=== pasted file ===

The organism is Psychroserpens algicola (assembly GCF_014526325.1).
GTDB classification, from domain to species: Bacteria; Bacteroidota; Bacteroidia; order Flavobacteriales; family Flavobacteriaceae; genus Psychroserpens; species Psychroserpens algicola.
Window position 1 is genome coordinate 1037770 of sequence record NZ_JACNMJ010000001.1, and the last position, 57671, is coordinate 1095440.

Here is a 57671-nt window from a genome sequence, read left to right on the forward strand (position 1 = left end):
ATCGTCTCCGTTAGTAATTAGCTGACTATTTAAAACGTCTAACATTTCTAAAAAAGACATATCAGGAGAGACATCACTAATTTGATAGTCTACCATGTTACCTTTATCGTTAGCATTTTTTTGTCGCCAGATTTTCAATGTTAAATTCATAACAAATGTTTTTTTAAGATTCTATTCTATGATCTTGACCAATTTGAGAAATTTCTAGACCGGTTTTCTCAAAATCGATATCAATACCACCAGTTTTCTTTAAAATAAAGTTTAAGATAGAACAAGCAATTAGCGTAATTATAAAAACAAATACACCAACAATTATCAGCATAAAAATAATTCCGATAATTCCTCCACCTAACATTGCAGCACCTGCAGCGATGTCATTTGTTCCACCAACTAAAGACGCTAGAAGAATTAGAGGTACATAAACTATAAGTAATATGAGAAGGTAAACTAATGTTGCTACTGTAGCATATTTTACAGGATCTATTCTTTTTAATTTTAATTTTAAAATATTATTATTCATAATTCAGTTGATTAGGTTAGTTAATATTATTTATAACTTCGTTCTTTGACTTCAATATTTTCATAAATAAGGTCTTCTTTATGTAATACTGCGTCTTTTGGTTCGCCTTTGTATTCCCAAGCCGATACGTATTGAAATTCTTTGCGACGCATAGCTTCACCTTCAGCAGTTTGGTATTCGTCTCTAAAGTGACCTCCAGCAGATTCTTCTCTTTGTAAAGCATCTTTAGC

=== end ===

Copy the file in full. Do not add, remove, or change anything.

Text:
The organism is Psychroserpens algicola (assembly GCF_014526325.1).
GTDB classification, from domain to species: Bacteria; Bacteroidota; Bacteroidia; order Flavobacteriales; family Flavobacteriaceae; genus Psychroserpens; species Psychroserpens algicola.
Window position 1 is genome coordinate 1037770 of sequence record NZ_JACNMJ010000001.1, and the last position, 57671, is coordinate 1095440.

Here is a 57671-nt window from a genome sequence, read left to right on the forward strand (position 1 = left end):
ATCGTCTCCGTTAGTAATTAGCTGACTATTTAAAACGTCTAACATTTCTAAAAAAGACATATCAGGAGAGACATCACTAATTTGATAGTCTACCATGTTACCTTTATCGTTAGCATTTTTTTGTCGCCAGATTTTCAATGTTAAATTCATAACAAATGTTTTTTTAAGATTCTATTCTATGATCTTGACCAATTTGAGAAATTTCTAGACCGGTTTTCTCAAAATCGATATCAATACCACCAGTTTTCTTTAAAATAAAGTTTAAGATAGAACAAGCAATTAGCGTAATTATAAAAACAAATACACCAACAATTATCAGCATAAAAATAATTCCGATAATTCCTCCACCTAACATTGCAGCACCTGCAGCGATGTCATTTGTTCCACCAACTAAAGACGCTAGAAGAATTAGAGGTACATAAACTATAAGTAATATGAGAAGGTAAACTAATGTTGCTACTGTAGCATATTTTACAGGATCTATTCTTTTTAATTTTAATTTTAAAATATTATTATTCATAATTCAGTTGATTAGGTTAGTTAATATTATTTATAACTTCGTTCTTTGACTTCAATATTTTCATAAATAAGGTCTTCTTTATGTAATACTGCGTCTTTTGGTTCGCCTTTGTATTCCCAAGCCGATACGTATTGAAATTCTTTGCGACGCATAGCTTCACCTTCAGCAGTTTGGTATTCGTCTCTAAAGTGACCTCCAGCAGATTCTTCTCTTTGTAAAGCATCTTTAGC